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We use density functional theory to computationally study the behavior of high pressure ice in the core of giant planets in our solar system. It is reported that in Saturn, Neptune, and Uranus there is an ice core composed with ultrahigh pressure ice VII and ice X. With our calculation vibration of the lattice is considered to correct the electronic behaviors in these solids, and a second-order harmonic oscillation and third-order anharmonic oscillation are developed in a VSCF scheme. Also perturbation theory is considerable as it has successfully explained the solid structure we see today, for example their nearest neighbors and lattice distortion and interestingly, why there are seven nearest neighbors for solid gallium.
We find that the electronic gap increases with pressure for ice VIII and decreases for ice X, at a transition pressure around 100GPa. The phonon correction makes the band gap smaller and we would like to know what other differences this new technique will bring to us.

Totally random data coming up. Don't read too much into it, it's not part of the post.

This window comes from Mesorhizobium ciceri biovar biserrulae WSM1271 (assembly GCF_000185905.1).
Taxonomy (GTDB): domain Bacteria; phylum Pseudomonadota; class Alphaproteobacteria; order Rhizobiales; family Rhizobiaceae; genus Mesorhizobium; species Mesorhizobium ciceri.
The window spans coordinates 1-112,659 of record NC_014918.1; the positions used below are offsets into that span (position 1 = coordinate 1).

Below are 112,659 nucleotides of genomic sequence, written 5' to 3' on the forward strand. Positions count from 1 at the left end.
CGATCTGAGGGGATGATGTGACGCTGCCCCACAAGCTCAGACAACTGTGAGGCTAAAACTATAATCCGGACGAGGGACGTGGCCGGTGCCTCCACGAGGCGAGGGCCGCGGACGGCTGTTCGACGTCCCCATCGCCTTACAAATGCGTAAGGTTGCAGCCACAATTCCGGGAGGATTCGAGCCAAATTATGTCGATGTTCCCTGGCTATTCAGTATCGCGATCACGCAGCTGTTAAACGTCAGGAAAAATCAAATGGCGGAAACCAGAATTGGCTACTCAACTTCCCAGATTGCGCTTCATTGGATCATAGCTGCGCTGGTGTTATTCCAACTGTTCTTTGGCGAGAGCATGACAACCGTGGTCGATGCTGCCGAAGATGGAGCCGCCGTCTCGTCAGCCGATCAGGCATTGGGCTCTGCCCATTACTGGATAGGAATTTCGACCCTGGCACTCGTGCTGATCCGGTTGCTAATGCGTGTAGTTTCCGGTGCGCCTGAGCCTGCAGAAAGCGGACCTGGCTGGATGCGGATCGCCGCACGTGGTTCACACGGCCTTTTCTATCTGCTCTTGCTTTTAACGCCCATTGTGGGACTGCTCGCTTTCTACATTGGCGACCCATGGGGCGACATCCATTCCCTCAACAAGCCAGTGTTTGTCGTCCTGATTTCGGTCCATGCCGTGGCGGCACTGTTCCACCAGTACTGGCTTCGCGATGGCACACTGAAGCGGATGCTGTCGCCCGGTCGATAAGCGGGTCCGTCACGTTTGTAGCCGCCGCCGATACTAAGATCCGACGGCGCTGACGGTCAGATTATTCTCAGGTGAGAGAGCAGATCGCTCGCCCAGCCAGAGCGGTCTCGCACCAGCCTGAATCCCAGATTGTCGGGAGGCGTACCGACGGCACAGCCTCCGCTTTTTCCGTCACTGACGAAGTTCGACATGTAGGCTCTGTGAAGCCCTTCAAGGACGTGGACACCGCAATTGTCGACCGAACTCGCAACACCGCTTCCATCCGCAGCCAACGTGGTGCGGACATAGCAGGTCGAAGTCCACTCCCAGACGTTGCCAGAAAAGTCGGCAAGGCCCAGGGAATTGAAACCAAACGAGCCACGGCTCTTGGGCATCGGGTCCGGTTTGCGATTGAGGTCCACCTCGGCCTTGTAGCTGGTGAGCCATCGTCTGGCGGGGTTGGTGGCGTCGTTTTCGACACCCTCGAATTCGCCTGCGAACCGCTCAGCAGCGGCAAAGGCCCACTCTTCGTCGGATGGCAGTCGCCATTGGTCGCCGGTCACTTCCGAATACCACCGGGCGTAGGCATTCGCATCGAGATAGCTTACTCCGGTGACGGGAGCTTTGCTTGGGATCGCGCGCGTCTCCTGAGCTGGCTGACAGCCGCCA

High pressure behavior of solid is quite different from low pressure. In the phase diagram, the band gap is going to close at ultra-high pressure to form a metallic solid. The dielectric constant in DFPT scheme relies on electronic gap and the inverse relation might not hold for high pressure condition.We are going to continue modifying the result by considering supercell convergence, and also getting the anharmonic result.
In Plain English
At higher pressure, crystal structure is compressed to a smaller volume so that the atomic interaction changes and new phases emerge. Ice X is the tenth solid phase of H2O, found to be the first symmetric hydrogen bonded ice structure, which was predicted by theory with an anharmonic double Morse potential in 1980s. The currect project is to use first-principles calculation to investigate this high pressure phase, with anharmonicity approximation.